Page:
pH, Brain Function and the importance of the motor skeletal respiratory muscles and nerves

Dr Emile Kraepelin, towards the end of his career in 1926, hypothesized that patients with [untreated] manic depressive insanity [bipolar illness] were suffering from metabolic dysfunction.Because of his research findings, Kraepelin suspected a Respiratory acid base problem affecting locomotor activity, mood and brain function. * Kraepelin measured respiratory rates, blood pressure, heart rate and body temperature of his manic depressive patients and found abnormal baseline patterns at rest; he mentions depressed respiratory rates during untreated bipolar depressed stages of the syndrome. * Chapter 3, Bodily Signs, Manic Depressive Insanity, 1926 Emile Kraepelin

Paula and I, like Kraepelin, also suspect a Respiratory acid base problem resulting in chronic hypercapnia, which can cause cognitive decline, pH changes to brain tissue, and neuro-inflammation. We followed Kraepelins methods and measured Paula’s vital signs, and we included measuring the respiratory rates. We found that Paula’s respiratory rates were also depressed and that the rest of the vital signs were abnormal in the same pattern as Kraepelin found, when Paula was in the depressed stage of bipolar illness.

Respiratory acidosis leads to decreased brain pH. Patients with chronic pulmonary disorders may exhibit lethargy, confusion, memory loss and stupor. Hypercapnic Encephalopathy – Basic Neurochemistry – NCBI › books › NBK28164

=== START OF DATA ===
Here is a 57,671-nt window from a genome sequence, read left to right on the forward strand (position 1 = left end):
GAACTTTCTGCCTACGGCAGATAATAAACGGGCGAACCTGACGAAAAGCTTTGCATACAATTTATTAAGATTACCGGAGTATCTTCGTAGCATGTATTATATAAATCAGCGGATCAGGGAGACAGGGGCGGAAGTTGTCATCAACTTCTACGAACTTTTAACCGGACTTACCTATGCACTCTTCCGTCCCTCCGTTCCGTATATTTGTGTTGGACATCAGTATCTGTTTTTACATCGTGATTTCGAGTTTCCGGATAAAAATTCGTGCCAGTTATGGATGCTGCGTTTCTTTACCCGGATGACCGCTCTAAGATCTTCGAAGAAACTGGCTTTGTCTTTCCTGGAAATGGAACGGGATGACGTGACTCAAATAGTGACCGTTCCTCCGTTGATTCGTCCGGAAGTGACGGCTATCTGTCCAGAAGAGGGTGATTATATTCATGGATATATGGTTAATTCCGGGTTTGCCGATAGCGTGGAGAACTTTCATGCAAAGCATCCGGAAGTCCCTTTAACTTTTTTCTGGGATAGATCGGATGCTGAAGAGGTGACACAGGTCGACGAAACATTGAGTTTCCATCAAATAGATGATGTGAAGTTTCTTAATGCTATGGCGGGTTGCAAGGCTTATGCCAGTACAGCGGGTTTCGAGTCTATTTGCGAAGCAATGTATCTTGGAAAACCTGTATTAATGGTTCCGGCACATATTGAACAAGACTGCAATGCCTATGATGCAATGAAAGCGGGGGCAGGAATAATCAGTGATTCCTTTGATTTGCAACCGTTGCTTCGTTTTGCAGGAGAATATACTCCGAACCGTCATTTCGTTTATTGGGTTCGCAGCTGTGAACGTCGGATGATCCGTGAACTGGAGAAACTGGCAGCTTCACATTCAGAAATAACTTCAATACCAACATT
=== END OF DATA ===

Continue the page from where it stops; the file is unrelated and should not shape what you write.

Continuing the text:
Cognitive impairment is associated with multiple human diseases that have in common chronic hypercapnia. However, the mechanisms leading to chronic hypercapnia-induced cognitive decline are not known……… data suggest that chronic hypercapnia leads to CNS site-dependent acute inflammatory responses and shifts in select glutamate receptor expression/phosphorylation in brain regions contributing to cognitive function. Such changes may be indicative of alterations in glutamatergic receptor-mediated signaling and neuronal dysfunction that contribute to declines in cognitive function associated with human diseases defined or marked by chronic CO2 retention. H.V.Forster Midbrain and cerebral inflammatory and glutamatergic adaptations during chronic hypercapnia in goats Brain Res. 2019 Dec 1;1724:146437.

Today, with new modern scientific tools, scientist are finding evidence of lowered pH in the brains of patients suffering from bipolar illness, schizophrenia, neuromuscular disorders, and conditions such as Parkinson’s and Alzeihmers. Decreased pH in the aging brain and Alzheimer’s disease            K. Fassbender et al   Neurobiol Aging  . 2021 May;101:40-49 Decreased Brain pH as a Shared Endophenotype of Psychiatric Disorders  T. Miyakawa et al   Neuropsychopharmacology   2018 Feb;43(3):459-468.